It also seems obvious that the government will not be able to stem the fall, and even if it can, it will succeed only in reinflating what is clearly a bubble divorced from economic reality, and yet not so divorced from it that it’s irresponsible reflation could not damage the latter.
So why not let this silly bubble deflate away and concentrate on keeping the real economy growing? The answer lies in the fact that the real economy, globally and in China, is far from healthy. If the Chinese economy were healthy, balanced and moving in the right direction, it would never have given birth to a stock-market bubble on such a scale.
China’s growth has contributed hugely to the crisis of overproduction that is the real root of the financial crisis. Too much wealth and productive capacity have accumulated in too few hands, the rest consequently lack the money and the consumptive power, to put all this productive power to use. For capitalism such a situation is neither new nor avoidable, what is new is the global scale of this crisis at which China is centred.
For instance, China produces as much steel as the rest of the world combined. The ongoing world slump limits the demand for steel, which is used in so much manufacturing. It is no surprise, then, that iron ore prices fell to their lowest point for six years. China’s slowing economy, itself a product of restricted global demand for its products, is the cause. Just this week iron-ore fell in price 10%, apparently its worst ever trading day. The steel price in China is now cheaper per tonne than cabbage.
The world crisis of capitalism is worsening in the Pacific. According to the Economist, “Taiwan's exports were down 14% year-on-year in June (and imports down 16%). Both the South Korean and Taiwanese manufacturing PMIs were around 46, indicating sharp contraction. All told, emerging market PMIs now average below 50.” Both of these economies are heavily dependent on trade with China.
On Wednesday the government announced it is to spend 250bn yuan in another, smaller fiscal stimulus, to ensure the real economy stays growing. But this, as well as the panicked measures regarding the stock-market, represent exactly the kind of policies the government wants to move away from. Because of the limited scale of global demand for Chinese manufactures, it is recognised that the economy must rebalance towards internal consumption to maintain demand for its vast industrial base.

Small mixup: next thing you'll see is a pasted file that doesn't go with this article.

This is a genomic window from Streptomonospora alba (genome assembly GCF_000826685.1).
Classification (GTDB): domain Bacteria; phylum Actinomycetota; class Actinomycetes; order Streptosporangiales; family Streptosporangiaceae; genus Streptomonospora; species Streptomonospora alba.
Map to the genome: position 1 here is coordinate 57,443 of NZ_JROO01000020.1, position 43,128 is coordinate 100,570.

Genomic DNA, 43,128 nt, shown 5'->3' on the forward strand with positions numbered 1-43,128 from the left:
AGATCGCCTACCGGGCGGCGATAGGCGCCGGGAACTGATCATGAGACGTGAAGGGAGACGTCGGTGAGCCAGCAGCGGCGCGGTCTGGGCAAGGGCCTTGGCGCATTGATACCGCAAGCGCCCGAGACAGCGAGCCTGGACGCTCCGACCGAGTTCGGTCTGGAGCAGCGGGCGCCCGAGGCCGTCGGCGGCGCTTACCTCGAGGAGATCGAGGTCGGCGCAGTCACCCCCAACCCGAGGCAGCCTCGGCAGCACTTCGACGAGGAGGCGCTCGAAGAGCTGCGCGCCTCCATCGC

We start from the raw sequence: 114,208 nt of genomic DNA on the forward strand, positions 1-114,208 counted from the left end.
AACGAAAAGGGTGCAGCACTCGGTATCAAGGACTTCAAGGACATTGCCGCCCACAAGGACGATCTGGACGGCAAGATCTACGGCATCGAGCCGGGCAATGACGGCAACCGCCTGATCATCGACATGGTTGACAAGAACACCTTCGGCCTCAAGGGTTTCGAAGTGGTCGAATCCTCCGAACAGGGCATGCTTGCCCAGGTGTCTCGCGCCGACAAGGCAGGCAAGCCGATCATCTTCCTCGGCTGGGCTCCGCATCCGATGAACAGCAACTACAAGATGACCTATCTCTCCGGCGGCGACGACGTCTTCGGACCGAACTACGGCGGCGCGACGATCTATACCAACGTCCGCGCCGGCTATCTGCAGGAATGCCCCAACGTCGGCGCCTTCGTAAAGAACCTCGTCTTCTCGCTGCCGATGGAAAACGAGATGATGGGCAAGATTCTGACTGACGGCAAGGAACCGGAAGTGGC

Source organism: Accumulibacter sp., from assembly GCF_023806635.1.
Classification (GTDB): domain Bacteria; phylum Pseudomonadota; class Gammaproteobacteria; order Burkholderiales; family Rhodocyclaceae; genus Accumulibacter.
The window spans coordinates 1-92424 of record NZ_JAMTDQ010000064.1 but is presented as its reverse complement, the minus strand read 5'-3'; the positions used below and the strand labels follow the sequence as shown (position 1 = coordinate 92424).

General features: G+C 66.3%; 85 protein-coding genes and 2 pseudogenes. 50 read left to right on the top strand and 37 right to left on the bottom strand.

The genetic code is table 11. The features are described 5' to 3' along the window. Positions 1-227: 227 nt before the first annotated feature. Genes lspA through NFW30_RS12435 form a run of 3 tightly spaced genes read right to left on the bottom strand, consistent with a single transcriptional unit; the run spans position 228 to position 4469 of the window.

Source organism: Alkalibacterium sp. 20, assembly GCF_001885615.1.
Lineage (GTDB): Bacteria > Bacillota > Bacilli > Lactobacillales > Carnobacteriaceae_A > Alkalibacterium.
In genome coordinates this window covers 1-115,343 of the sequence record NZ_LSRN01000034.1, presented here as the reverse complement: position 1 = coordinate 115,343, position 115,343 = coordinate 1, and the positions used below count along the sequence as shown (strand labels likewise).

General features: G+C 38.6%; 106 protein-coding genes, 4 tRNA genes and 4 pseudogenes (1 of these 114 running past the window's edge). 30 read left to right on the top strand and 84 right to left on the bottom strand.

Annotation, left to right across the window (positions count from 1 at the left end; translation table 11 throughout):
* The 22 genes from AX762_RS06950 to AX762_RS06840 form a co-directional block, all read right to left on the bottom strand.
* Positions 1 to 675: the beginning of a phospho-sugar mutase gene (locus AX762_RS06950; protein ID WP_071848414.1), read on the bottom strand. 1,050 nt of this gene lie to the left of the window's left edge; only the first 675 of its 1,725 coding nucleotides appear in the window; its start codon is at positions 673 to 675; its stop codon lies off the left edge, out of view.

Heavily promoting the stock-market as an alternative to saving was integral to this strategy. It is for this reason that the government has staked so much credibility on the growth of the stock market, and explains the panicked attempt to reflate the bubble, which was according to the People’s Daily the ‘carrier of the Chinese Dream’ - a corny soundbite of Xi Jinping’s that sums up how far China has gone down the path of bourgeois society. The success of the stock market is seen as the the rebirth of China as the leading imperialist power on the planet, it is a kind of barometer of how far China is in its glorious mission to usurp the United States. The media unashamedly urged people to buy stocks, fostering the illusion that ‘uncle Xi’ would guarantee the market could only go up.
The nationalist mania this is part of and helped to raise to new pitches is encapsulated in the case of Sina Weibo user ‘Lover of the Spratlys’, a fervently nationalist woman who, inspired by the propaganda, invested just under $200,000 in stocks, ⅓ of the sum borrowed, and subsequently lost 40% of her money. The Spratlys are an island chain essentially part of the Philippines but which imperialist China is trying to gradually take over as part of its effort to wrest control of the South and East China seas from the US.